Anyway, have most of you been out to see the trailer? (clapping). I brought my slot machine, which is made by IGT and is in most of the casinos throughout North America, and the painting on the wall that you saw there is a self-portrait that I did myself. I paint. I have ever since I was about 7 or 8 years old. The leather jacket that is hanging there is one that I wore several times.

The Triumph motorcycle that you see the first one coming up to the trailer, I had three of them. That is one of the ones I jumped over Caesars Palace and missed. I should have left the front wheel on and seat like it was. It is pretty well damaged. I’m going to put them back on so it looks like it did after I got off of it in that parking lot, fell off of it. Anyway, the second bike that’s out there is one that California Motorcycle made for me years ago and they made a couple of thousand of them and sold them all. The third one is the XR750 I made my last three jumps with, one in Chicago over some sharks, one in London, England over 13 London buses, and one back here in the United States over 14 Greyhounds. I thought 13 was an unlucky number so I came back here and jumped 14 and I made it, so I decided to quit. That was the last jump of any significance that I made.

All of the airbrushing on the walls was done by a fellow named Von Otto in Waco, Texas. He is sure a find painter. He did that whole wall in a week. Boy he sure worked hard. I’d catch him… I’d go in there at 4 o’clock in the morning and he’d be sleeping in a chair trying to get a half hour of sleep while he was painting to get that thing done for me for a show in Phoenix.

The rocket that you see in there is the one that I actually tried to go across the Snake River Canyon in. The jet was steam powered, and it has a nozzle on the back of it and it only burned for 5 seconds when I pushed the fire button it only burned for 5 seconds and if that parachute hadn’t have come out, it would have gone all the way across that canyon a half a mile. It put out 8000 pounds of jet horsepower, and when we first tested it, it blew rocks out of the ground on the edge of that canyon as big as a Volkswagon. Boy, you talk about some power, that thing had some horsepower. But, the parachute malfunctioned, and I came down in the rocks close to the river. You know, if I had made it, people would say, “well it was easy, I could have done it.” And if I had missed it and got killed, the would have said, “Well, that’s what’s supposed to happen to Evel Knievel—he got killed.” And some guys say, “That’s easy. I could have really done that myself. I’d have got in it.” Well, I’ll tell you something. It’s 30 years since I jumped that canyon and God has not moved it once inch, and I don’t see any big long line of loud-mouthed daredevils up there wanting to zoom across it on Sunday afternoon. (Clapping). So, we’ll let that lie. Even my son Robbie, he’s been saying he’s going to jump it, but I bet a million dollars he don’t jump it, believe me.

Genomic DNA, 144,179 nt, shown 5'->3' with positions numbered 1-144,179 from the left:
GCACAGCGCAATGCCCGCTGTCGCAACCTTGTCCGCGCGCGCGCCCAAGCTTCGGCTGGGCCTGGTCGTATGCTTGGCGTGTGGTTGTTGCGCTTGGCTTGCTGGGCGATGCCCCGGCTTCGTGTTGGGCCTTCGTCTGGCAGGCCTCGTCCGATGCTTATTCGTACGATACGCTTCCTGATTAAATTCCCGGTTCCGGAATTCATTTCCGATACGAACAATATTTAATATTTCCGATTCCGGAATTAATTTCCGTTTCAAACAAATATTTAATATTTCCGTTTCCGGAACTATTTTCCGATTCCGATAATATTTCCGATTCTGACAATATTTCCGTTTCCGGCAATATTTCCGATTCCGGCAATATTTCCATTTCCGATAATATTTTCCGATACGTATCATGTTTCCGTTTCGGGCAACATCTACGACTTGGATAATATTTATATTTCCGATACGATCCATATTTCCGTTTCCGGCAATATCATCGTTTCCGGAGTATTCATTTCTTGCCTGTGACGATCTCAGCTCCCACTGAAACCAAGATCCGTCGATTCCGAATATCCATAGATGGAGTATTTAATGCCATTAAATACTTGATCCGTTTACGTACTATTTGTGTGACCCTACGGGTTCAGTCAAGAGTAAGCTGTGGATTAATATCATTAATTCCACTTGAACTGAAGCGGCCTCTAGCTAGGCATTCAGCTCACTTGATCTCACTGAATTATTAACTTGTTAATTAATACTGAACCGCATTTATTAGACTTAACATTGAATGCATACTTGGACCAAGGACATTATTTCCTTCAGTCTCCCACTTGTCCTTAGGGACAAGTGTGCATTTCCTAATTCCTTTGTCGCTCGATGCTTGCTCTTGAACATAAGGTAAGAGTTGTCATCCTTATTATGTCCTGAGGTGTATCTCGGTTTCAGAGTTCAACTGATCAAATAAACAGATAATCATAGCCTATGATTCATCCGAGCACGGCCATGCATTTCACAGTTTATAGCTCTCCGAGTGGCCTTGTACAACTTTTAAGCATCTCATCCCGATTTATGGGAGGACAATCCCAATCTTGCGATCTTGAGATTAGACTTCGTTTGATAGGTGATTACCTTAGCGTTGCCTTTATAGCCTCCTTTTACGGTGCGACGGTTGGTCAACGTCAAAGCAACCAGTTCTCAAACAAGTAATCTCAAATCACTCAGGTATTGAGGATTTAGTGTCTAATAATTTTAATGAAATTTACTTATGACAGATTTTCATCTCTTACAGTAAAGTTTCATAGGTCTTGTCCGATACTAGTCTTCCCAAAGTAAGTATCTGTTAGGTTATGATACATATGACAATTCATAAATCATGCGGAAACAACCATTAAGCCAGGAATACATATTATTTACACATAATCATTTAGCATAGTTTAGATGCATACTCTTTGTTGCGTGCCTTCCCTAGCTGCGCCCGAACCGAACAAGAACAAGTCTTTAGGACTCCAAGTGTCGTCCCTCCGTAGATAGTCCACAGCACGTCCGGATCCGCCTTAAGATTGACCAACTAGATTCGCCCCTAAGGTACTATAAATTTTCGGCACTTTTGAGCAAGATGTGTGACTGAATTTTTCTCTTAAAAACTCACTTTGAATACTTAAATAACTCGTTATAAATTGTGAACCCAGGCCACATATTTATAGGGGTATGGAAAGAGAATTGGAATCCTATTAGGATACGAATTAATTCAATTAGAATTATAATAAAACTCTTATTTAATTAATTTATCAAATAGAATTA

Last but not least is I have a new bicycle in there that Matt Hoffman built for me, he built 2000. Matt Hoffman is 12 times world bicycle champion for those of you who don’t know, freestyling; he’s the best there is. The V-Rod that I have in there I just got from the factory. They give me a new one very two or three years. I love that motorcycle. That V-Rod is absolutely so much fun to ride. It isn’t quite the road machine that those of you who ride the Softail or the Road King or their different motorcycles, but if you get a chance, ride the new V-Rod. You’ll be so glad you did. I’m going to go for a ride with all of you this afternoon out to Platte City and mine will be the one that sounds like a thundering bullet when it goes by because I’ve got some great exhaust pipes on it.

All my life I’ve lived by six or seven things that I feel that are really important to a human being to be a success in life. I’d like to go over those things with you for just a minute; they’re very short.